Andrew: Yeah... y'know, Project 86 is such a time committment, and even more than that, a headspace committment, that in order to be in that headspace, it has to be a completely different thing. And you have to have time to devote to it. So when you're writing an album and touring and those types of things, it's not necessarily the right headspace. With that being said, I've been working on some new ideas for quite awhile now. I'm just trying to find the right way of going about making it public. So if publishing and blahblahblahblahblah doesn't happen the way that I want in the next six months, then I'm just going to put out something new on my own. Something soon, definitely. It's a big goal.
Steven: Yeah, there's a few that we're really, really excited about. "Evil," "Put Your Lips To The TV," "Illuminate."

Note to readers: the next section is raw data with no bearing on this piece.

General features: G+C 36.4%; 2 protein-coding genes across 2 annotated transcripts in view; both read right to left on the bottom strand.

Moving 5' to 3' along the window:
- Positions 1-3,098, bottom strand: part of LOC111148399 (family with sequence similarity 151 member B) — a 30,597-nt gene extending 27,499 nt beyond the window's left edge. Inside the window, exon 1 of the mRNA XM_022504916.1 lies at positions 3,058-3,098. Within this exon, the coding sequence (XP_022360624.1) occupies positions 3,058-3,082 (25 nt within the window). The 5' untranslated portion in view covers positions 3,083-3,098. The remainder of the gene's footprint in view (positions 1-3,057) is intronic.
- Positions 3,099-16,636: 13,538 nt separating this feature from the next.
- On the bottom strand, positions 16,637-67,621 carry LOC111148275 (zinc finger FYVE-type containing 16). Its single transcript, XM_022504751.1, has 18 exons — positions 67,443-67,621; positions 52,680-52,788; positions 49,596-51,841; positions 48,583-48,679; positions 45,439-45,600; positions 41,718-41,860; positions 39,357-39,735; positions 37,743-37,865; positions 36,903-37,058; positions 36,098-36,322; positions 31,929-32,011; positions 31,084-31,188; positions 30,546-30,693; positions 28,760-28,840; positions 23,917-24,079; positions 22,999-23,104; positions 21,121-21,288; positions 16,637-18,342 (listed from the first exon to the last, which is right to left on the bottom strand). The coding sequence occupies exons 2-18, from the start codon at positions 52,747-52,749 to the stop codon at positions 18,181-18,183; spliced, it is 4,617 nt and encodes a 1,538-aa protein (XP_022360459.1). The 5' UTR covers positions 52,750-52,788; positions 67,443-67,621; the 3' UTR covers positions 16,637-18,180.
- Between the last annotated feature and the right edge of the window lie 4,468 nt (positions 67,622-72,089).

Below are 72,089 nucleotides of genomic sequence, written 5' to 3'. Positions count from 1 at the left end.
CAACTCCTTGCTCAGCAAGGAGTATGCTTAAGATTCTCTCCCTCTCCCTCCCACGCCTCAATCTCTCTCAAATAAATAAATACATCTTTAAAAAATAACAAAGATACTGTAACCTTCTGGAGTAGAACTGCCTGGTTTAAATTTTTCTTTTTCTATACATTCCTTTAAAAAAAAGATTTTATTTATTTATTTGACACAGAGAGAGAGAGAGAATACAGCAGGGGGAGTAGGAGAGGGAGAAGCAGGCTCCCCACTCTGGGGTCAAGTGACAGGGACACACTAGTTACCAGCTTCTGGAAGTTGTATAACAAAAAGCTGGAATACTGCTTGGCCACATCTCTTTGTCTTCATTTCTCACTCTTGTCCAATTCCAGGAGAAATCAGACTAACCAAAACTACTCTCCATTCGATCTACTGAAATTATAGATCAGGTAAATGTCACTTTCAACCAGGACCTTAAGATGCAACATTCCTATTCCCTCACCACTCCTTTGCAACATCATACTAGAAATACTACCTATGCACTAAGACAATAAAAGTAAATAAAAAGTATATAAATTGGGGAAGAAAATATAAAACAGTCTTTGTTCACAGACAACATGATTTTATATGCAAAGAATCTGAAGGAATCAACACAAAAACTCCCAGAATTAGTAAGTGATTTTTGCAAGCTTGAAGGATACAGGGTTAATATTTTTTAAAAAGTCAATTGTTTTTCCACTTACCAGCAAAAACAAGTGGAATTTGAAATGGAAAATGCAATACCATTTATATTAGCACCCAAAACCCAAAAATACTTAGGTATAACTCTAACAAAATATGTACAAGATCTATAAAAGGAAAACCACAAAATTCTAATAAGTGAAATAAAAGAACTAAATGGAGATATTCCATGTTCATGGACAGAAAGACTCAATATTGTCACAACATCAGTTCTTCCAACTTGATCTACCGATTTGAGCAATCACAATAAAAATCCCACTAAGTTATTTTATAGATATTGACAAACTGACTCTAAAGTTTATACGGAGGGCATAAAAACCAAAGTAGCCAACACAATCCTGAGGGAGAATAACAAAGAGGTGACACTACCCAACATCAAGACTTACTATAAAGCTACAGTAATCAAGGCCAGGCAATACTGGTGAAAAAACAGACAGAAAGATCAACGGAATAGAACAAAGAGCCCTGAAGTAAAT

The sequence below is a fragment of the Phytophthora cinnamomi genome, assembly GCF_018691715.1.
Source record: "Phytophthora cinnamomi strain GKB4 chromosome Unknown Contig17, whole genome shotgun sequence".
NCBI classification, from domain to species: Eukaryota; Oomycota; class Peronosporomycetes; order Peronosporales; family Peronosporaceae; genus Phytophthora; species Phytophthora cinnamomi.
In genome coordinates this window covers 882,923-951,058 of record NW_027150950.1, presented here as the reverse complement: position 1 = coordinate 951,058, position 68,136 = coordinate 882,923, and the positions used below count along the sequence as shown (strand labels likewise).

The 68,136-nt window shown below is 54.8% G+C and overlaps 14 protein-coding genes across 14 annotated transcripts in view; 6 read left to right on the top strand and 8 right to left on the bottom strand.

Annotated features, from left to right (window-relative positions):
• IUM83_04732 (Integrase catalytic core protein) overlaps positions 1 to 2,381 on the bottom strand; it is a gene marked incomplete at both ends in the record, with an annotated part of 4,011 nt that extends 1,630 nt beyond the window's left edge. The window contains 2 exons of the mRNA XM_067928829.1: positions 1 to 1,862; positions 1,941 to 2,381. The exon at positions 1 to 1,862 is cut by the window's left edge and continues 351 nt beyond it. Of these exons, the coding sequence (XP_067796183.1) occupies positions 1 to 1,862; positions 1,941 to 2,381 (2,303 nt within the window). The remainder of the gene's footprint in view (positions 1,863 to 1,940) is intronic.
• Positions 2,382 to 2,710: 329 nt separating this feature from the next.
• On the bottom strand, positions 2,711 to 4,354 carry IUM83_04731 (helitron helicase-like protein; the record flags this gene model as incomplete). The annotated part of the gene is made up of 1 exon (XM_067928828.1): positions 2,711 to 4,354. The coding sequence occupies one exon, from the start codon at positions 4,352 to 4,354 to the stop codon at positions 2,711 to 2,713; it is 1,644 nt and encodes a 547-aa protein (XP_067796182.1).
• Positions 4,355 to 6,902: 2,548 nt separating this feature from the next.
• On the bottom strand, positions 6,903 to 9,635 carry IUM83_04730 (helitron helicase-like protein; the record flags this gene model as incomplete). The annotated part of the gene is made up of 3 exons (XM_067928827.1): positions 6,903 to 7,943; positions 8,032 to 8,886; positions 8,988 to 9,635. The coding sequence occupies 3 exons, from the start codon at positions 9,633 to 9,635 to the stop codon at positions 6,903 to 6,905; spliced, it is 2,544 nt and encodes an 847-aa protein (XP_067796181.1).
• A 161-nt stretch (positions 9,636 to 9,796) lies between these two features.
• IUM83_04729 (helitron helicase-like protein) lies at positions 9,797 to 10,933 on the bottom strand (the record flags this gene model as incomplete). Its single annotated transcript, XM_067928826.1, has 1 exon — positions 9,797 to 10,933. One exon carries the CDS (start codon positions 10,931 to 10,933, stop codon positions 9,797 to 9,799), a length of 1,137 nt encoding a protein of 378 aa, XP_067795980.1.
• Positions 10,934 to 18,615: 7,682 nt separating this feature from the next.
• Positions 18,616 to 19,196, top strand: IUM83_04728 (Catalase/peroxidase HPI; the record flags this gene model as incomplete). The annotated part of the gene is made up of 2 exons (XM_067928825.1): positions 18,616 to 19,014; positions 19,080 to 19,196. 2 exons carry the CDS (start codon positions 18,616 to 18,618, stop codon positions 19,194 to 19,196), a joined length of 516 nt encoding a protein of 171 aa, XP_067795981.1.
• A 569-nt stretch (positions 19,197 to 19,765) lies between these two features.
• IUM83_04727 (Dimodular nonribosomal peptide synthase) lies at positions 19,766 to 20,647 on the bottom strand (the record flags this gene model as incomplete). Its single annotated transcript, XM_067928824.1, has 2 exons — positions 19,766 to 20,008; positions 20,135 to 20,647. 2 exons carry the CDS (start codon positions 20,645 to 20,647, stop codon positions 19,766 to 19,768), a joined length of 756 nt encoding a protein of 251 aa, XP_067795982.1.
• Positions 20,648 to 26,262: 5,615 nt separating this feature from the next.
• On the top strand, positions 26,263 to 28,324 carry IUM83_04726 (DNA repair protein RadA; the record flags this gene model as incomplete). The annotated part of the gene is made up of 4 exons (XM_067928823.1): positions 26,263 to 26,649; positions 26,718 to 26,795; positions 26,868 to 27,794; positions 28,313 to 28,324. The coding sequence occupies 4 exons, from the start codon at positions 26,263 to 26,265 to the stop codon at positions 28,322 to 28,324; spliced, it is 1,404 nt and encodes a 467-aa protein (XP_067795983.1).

Andrew: "Illuminate" is definitely one that we're digging. It's definitely more commercial. Some of our core fans might be like "Ehhh... Drawing Black Lines!!" But that's okay.
Randy: It's just one of those things where no band wants to keep making the same record. If they want to hold onto that record, that's fine...
Andrew: Or those five records! Our opinion's like "Dude, we're really happy you like Drawing Black Lines, and Songs To Burn Your Bridges By, and Truthless Heroes, and the self-titled, and ...And The Rest Will Follow, that's why we gave you five records that has those kinds of songs!"
Randy: Now they have six records to choose from!
Andrew: Well, and that's the other thing. Those 50,000 kids don't get to be the only ones that enjoy our band - although we care about them immensely. And we always want to include our core fans again in what we're doing. And of course live we're going to continue playing songs from our entire catalog. We're really excited about our new music because it's different.
Randy: I like "Evil" a lot.
Andrew: Everybody's favorite song is that. We like it a lot.